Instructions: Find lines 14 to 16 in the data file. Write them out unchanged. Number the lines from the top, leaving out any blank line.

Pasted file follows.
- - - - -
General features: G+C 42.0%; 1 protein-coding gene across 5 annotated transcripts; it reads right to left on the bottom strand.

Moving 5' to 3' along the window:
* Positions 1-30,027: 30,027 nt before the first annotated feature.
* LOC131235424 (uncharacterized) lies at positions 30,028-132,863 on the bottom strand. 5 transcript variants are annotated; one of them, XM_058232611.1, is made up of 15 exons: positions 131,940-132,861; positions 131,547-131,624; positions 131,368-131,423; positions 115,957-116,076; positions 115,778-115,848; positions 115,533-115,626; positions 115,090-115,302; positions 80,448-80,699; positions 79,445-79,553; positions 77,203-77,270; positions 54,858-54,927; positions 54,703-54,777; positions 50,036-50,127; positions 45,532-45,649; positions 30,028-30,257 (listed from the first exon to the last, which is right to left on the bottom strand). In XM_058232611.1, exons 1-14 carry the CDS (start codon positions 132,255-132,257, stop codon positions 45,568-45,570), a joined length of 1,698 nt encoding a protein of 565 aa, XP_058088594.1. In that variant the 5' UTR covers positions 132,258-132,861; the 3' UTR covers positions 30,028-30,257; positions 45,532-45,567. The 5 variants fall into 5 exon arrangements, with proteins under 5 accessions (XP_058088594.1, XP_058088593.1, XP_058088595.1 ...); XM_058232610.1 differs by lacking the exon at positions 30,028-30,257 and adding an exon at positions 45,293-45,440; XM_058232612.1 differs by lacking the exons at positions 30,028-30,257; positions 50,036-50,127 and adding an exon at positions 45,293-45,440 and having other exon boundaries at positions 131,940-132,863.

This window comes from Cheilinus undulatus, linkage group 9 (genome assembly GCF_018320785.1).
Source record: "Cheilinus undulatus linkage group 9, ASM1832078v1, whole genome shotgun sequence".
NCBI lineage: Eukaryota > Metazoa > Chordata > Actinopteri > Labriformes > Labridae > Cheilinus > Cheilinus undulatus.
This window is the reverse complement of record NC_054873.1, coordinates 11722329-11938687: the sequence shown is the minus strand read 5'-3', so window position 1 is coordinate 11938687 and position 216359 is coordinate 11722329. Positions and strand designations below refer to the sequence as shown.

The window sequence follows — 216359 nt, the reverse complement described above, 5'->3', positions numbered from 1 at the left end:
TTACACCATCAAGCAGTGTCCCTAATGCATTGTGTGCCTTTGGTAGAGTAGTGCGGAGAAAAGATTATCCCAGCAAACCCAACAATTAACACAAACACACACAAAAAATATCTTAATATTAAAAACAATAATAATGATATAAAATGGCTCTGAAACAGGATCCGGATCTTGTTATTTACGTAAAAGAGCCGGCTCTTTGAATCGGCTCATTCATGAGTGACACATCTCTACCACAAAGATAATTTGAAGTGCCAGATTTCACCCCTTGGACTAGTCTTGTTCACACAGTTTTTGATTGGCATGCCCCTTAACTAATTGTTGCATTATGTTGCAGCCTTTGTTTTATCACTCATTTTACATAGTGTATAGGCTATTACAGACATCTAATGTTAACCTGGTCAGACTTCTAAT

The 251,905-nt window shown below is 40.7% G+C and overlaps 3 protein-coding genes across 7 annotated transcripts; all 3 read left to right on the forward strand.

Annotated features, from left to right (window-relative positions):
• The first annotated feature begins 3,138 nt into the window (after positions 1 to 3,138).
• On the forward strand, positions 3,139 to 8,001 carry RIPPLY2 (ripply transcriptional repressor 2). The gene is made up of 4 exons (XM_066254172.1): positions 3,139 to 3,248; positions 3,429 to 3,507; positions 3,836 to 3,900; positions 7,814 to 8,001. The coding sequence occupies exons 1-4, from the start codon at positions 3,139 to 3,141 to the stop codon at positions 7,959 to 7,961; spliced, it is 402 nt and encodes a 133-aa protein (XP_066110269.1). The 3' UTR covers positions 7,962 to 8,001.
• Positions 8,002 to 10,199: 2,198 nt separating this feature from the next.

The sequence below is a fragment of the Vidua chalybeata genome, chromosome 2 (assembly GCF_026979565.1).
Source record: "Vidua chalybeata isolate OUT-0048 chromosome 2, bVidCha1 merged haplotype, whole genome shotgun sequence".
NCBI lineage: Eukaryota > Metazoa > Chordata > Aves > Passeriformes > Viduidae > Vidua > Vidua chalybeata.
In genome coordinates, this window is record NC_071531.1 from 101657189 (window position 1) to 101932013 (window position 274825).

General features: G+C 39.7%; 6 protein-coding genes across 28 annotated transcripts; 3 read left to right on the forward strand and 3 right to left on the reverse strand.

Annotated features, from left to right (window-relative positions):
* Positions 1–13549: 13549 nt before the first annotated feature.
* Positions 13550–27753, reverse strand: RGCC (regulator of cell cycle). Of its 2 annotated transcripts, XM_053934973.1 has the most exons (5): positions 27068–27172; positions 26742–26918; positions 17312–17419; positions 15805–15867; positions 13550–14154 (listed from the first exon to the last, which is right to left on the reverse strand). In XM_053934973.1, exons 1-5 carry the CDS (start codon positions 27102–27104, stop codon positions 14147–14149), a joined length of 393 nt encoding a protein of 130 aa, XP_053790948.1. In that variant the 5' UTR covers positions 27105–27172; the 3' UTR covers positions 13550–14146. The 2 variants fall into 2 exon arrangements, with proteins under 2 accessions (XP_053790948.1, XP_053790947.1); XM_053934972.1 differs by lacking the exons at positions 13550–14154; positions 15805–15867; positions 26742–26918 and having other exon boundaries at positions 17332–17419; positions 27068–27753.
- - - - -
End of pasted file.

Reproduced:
• On the forward strand, positions 3,139 to 8,001 carry RIPPLY2 (ripply transcriptional repressor 2). The gene is made up of 4 exons (XM_066254172.1): positions 3,139 to 3,248; positions 3,429 to 3,507; positions 3,836 to 3,900; positions 7,814 to 8,001. The coding sequence occupies exons 1-4, from the start codon at positions 3,139 to 3,141 to the stop codon at positions 7,959 to 7,961; spliced, it is 402 nt and encodes a 133-aa protein (XP_066110269.1). The 3' UTR covers positions 7,962 to 8,001.
• Positions 8,002 to 10,199: 2,198 nt separating this feature from the next.

The sequence below is a fragment of the Vidua chalybeata genome, chromosome 2 (assembly GCF_026979565.1).